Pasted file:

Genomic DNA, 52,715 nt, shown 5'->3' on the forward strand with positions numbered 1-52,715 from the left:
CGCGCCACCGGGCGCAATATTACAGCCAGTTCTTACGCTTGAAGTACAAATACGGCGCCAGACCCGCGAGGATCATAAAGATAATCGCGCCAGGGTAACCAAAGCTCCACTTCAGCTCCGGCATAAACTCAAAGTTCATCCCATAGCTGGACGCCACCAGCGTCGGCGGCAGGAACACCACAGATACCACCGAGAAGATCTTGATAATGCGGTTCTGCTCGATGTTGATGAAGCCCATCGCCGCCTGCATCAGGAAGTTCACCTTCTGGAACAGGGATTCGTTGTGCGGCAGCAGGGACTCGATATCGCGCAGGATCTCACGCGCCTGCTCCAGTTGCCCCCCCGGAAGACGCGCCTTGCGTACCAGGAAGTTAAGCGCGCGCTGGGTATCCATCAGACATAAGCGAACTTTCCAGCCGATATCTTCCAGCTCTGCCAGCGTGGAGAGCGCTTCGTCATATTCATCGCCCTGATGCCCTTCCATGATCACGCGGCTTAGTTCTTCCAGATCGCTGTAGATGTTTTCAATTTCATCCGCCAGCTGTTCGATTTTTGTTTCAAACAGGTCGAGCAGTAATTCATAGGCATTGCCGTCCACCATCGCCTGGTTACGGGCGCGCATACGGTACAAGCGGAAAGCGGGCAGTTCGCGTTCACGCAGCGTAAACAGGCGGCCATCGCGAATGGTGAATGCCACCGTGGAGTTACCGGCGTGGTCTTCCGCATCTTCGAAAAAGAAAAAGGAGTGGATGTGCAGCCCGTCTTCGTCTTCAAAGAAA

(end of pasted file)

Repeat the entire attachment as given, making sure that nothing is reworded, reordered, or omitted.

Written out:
Genomic DNA, 52,715 nt, shown 5'->3' on the forward strand with positions numbered 1-52,715 from the left:
CGCGCCACCGGGCGCAATATTACAGCCAGTTCTTACGCTTGAAGTACAAATACGGCGCCAGACCCGCGAGGATCATAAAGATAATCGCGCCAGGGTAACCAAAGCTCCACTTCAGCTCCGGCATAAACTCAAAGTTCATCCCATAGCTGGACGCCACCAGCGTCGGCGGCAGGAACACCACAGATACCACCGAGAAGATCTTGATAATGCGGTTCTGCTCGATGTTGATGAAGCCCATCGCCGCCTGCATCAGGAAGTTCACCTTCTGGAACAGGGATTCGTTGTGCGGCAGCAGGGACTCGATATCGCGCAGGATCTCACGCGCCTGCTCCAGTTGCCCCCCCGGAAGACGCGCCTTGCGTACCAGGAAGTTAAGCGCGCGCTGGGTATCCATCAGACATAAGCGAACTTTCCAGCCGATATCTTCCAGCTCTGCCAGCGTGGAGAGCGCTTCGTCATATTCATCGCCCTGATGCCCTTCCATGATCACGCGGCTTAGTTCTTCCAGATCGCTGTAGATGTTTTCAATTTCATCCGCCAGCTGTTCGATTTTTGTTTCAAACAGGTCGAGCAGTAATTCATAGGCATTGCCGTCCACCATCGCCTGGTTACGGGCGCGCATACGGTACAAGCGGAAAGCGGGCAGTTCGCGTTCACGCAGCGTAAACAGGCGGCCATCGCGAATGGTGAATGCCACCGTGGAGTTACCGGCGTGGTCTTCCGCATCTTCGAAAAAGAAAAAGGAGTGGATGTGCAGCCCGTCTTCGTCTTCAAAGAAA